His response shook everything I thought I knew about the wonderful world of vegetation to the core. The philosophical implications of my newfound discovery were profound, challenging my conceptual food-group framework. My definition of what constituted fruits and vegetables is now in ruins because I discovered that pineapples do not grow on trees. They grow in the ground like carrots! Boom! Worldview shattered.
It is funny some of the random things that you learn while living and traveling abroad. In addition to the obvious cultural and historical knowledge I’ve gained from meeting new people, eating new food and visiting historically important sites, I’ve also learned some fairly common, everyday things that add up; slowly but surely changing the way I see the world.
For example: apparently the game of Clue is only called Clue in the United States and Canada. Everywhere else in the world it is christened Cluedo. Corn is actually pretty good as part of a dessert. Marmite and vegemite are disgusting! Bangladeshis use “bai” far more than any Newfoundlander. Tesco is amazing. Oranges are actually green when grown in tropical climates. Etcetera.
It may be slightly hyperbolic to claim that my recent discovery of pineapples growing in the ground has changed my personal philosophy of life. However, when combined with the copious amounts of little tidbits of information I’ve picked up in my journeys here in Asia, it might not be far from the truth. I’ve changed over the two years I’ve lived in Bangladesh. I can’t really pin-point how, but the small discoveries, random, insignificant pieces of trivia and daily cultural experiences have profoundly changed me as a person. My pineapple revelation was a catalyst prodding me to think about how traveling and living abroad has transformed me as an individual. I'll be doing a lot of thinking as our adventure in Bangladesh draws to a close this summer.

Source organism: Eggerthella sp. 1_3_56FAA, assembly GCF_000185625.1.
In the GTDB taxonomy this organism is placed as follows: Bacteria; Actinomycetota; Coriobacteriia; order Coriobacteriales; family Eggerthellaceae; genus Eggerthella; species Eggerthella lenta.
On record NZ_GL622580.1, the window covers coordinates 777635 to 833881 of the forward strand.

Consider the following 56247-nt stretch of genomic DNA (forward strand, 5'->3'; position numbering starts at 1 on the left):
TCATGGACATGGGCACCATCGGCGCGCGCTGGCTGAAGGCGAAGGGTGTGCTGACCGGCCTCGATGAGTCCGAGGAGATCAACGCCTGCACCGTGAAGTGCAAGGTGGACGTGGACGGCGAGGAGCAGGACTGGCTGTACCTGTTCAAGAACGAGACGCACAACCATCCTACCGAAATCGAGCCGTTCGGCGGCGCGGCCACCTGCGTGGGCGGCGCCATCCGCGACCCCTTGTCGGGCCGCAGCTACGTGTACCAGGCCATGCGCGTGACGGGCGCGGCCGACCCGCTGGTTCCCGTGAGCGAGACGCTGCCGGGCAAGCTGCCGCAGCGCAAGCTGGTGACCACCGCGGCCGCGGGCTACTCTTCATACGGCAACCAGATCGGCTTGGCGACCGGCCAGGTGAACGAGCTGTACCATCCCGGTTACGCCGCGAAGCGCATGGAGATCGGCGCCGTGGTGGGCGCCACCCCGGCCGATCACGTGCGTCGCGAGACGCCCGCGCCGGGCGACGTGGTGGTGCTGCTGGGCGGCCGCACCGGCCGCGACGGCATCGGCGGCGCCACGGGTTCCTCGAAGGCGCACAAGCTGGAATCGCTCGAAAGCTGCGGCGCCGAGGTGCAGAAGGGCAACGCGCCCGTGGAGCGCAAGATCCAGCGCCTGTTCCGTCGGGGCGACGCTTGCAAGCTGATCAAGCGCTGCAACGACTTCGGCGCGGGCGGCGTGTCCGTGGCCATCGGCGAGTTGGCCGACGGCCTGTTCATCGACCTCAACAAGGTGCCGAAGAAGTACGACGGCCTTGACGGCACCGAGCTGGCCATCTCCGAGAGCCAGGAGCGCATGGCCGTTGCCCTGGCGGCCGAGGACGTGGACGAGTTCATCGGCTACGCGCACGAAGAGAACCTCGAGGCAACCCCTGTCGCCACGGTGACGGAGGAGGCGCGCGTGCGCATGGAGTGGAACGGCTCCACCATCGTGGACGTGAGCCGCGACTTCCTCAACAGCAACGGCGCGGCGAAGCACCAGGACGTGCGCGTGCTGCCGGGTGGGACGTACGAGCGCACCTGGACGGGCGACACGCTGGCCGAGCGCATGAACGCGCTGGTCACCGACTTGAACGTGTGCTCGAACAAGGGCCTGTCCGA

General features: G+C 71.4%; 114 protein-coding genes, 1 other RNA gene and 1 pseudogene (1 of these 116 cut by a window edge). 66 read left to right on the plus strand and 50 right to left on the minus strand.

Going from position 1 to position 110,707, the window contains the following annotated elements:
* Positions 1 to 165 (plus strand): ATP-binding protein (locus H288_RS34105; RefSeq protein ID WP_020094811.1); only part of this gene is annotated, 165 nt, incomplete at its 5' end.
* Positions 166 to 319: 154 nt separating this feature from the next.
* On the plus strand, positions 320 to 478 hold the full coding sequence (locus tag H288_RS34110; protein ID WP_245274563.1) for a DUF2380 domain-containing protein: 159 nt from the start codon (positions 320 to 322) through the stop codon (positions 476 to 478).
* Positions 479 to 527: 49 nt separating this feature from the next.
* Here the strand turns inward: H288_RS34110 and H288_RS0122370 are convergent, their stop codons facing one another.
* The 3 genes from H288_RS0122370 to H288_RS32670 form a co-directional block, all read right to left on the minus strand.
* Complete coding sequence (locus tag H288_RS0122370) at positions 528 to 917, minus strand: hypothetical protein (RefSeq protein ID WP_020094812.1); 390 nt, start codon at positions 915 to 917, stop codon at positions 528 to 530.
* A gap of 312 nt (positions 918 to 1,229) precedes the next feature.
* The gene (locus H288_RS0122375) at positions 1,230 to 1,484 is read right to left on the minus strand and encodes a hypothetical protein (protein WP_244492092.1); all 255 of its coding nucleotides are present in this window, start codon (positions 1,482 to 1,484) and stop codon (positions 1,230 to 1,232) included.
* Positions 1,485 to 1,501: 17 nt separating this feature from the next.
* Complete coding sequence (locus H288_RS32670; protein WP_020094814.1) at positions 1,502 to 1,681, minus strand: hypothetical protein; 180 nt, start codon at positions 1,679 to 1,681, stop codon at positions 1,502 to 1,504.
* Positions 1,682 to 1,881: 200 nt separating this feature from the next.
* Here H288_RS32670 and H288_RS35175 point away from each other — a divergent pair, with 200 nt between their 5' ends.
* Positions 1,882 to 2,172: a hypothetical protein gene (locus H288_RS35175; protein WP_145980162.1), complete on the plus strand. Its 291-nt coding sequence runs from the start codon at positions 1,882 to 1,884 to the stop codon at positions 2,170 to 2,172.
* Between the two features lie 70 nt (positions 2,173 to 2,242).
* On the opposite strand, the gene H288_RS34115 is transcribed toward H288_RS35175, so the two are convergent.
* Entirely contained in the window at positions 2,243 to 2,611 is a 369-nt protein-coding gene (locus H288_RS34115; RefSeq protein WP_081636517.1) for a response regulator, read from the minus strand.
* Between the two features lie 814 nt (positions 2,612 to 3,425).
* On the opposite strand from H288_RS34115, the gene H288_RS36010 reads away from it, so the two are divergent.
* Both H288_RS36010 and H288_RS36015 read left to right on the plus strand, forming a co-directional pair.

One thing’s for sure though; never again will visions of pineapple orchards dance through my head.